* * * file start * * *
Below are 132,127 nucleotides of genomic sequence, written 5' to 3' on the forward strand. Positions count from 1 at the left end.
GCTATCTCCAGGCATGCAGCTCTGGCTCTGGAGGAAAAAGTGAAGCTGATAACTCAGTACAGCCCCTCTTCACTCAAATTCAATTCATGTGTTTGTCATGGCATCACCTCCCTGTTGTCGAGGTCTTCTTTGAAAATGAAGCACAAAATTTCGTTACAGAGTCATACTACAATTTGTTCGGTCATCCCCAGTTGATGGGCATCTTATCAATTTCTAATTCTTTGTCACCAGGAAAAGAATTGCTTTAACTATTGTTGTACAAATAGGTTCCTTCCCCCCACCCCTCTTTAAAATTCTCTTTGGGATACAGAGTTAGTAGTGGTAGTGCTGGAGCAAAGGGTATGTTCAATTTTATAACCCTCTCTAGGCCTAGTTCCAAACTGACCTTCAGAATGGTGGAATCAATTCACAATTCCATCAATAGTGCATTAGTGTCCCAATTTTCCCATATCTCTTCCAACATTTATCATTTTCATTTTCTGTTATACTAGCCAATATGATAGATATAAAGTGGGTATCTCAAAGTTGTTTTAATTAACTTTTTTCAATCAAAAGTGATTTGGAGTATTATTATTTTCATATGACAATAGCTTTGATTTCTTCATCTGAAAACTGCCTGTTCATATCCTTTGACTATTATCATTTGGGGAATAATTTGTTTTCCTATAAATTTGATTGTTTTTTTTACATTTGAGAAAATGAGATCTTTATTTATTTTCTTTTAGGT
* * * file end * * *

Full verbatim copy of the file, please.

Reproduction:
Below are 132,127 nucleotides of genomic sequence, written 5' to 3' on the forward strand. Positions count from 1 at the left end.
GCTATCTCCAGGCATGCAGCTCTGGCTCTGGAGGAAAAAGTGAAGCTGATAACTCAGTACAGCCCCTCTTCACTCAAATTCAATTCATGTGTTTGTCATGGCATCACCTCCCTGTTGTCGAGGTCTTCTTTGAAAATGAAGCACAAAATTTCGTTACAGAGTCATACTACAATTTGTTCGGTCATCCCCAGTTGATGGGCATCTTATCAATTTCTAATTCTTTGTCACCAGGAAAAGAATTGCTTTAACTATTGTTGTACAAATAGGTTCCTTCCCCCCACCCCTCTTTAAAATTCTCTTTGGGATACAGAGTTAGTAGTGGTAGTGCTGGAGCAAAGGGTATGTTCAATTTTATAACCCTCTCTAGGCCTAGTTCCAAACTGACCTTCAGAATGGTGGAATCAATTCACAATTCCATCAATAGTGCATTAGTGTCCCAATTTTCCCATATCTCTTCCAACATTTATCATTTTCATTTTCTGTTATACTAGCCAATATGATAGATATAAAGTGGGTATCTCAAAGTTGTTTTAATTAACTTTTTTCAATCAAAAGTGATTTGGAGTATTATTATTTTCATATGACAATAGCTTTGATTTCTTCATCTGAAAACTGCCTGTTCATATCCTTTGACTATTATCATTTGGGGAATAATTTGTTTTCCTATAAATTTGATTGTTTTTTTTACATTTGAGAAAATGAGATCTTTATTTATTTTCTTTTAGGT